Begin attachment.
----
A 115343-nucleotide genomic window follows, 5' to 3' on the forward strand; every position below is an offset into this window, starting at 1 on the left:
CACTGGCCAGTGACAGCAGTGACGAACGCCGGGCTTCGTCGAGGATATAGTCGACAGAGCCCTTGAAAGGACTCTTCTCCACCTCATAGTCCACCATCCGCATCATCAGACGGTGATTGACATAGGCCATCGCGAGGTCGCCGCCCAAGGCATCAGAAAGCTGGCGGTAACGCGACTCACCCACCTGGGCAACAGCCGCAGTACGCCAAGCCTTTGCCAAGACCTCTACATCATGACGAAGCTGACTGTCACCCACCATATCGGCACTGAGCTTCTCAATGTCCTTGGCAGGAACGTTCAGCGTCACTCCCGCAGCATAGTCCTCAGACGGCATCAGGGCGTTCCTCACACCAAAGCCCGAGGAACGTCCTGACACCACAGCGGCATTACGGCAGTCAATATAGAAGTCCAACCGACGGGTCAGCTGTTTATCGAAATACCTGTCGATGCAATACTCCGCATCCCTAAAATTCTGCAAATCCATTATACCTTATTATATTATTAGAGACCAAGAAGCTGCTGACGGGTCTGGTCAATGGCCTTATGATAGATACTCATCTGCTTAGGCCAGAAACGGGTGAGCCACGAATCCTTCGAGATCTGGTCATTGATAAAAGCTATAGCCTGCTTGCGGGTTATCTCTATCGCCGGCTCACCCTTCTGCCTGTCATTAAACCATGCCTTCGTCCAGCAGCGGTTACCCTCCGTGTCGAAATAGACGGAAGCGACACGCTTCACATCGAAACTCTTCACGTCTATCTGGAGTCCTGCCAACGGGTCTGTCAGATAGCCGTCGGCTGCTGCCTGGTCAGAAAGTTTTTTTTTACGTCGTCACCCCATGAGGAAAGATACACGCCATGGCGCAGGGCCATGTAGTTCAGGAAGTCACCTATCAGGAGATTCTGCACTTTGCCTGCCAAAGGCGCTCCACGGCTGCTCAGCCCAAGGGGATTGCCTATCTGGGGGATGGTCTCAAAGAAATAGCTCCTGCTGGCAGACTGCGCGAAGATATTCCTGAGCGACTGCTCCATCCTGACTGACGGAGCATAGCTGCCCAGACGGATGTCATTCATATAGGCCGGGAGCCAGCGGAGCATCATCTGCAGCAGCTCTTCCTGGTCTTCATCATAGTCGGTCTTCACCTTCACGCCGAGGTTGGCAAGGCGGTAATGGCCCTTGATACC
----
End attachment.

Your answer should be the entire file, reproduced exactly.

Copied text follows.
A 115343-nucleotide genomic window follows, 5' to 3' on the forward strand; every position below is an offset into this window, starting at 1 on the left:
CACTGGCCAGTGACAGCAGTGACGAACGCCGGGCTTCGTCGAGGATATAGTCGACAGAGCCCTTGAAAGGACTCTTCTCCACCTCATAGTCCACCATCCGCATCATCAGACGGTGATTGACATAGGCCATCGCGAGGTCGCCGCCCAAGGCATCAGAAAGCTGGCGGTAACGCGACTCACCCACCTGGGCAACAGCCGCAGTACGCCAAGCCTTTGCCAAGACCTCTACATCATGACGAAGCTGACTGTCACCCACCATATCGGCACTGAGCTTCTCAATGTCCTTGGCAGGAACGTTCAGCGTCACTCCCGCAGCATAGTCCTCAGACGGCATCAGGGCGTTCCTCACACCAAAGCCCGAGGAACGTCCTGACACCACAGCGGCATTACGGCAGTCAATATAGAAGTCCAACCGACGGGTCAGCTGTTTATCGAAATACCTGTCGATGCAATACTCCGCATCCCTAAAATTCTGCAAATCCATTATACCTTATTATATTATTAGAGACCAAGAAGCTGCTGACGGGTCTGGTCAATGGCCTTATGATAGATACTCATCTGCTTAGGCCAGAAACGGGTGAGCCACGAATCCTTCGAGATCTGGTCATTGATAAAAGCTATAGCCTGCTTGCGGGTTATCTCTATCGCCGGCTCACCCTTCTGCCTGTCATTAAACCATGCCTTCGTCCAGCAGCGGTTACCCTCCGTGTCGAAATAGACGGAAGCGACACGCTTCACATCGAAACTCTTCACGTCTATCTGGAGTCCTGCCAACGGGTCTGTCAGATAGCCGTCGGCTGCTGCCTGGTCAGAAAGTTTTTTTTTACGTCGTCACCCCATGAGGAAAGATACACGCCATGGCGCAGGGCCATGTAGTTCAGGAAGTCACCTATCAGGAGATTCTGCACTTTGCCTGCCAAAGGCGCTCCACGGCTGCTCAGCCCAAGGGGATTGCCTATCTGGGGGATGGTCTCAAAGAAATAGCTCCTGCTGGCAGACTGCGCGAAGATATTCCTGAGCGACTGCTCCATCCTGACTGACGGAGCATAGCTGCCCAGACGGATGTCATTCATATAGGCCGGGAGCCAGCGGAGCATCATCTGCAGCAGCTCTTCCTGGTCTTCATCATAGTCGGTCTTCACCTTCACGCCGAGGTTGGCAAGGCGGTAATGGCCCTTGATACC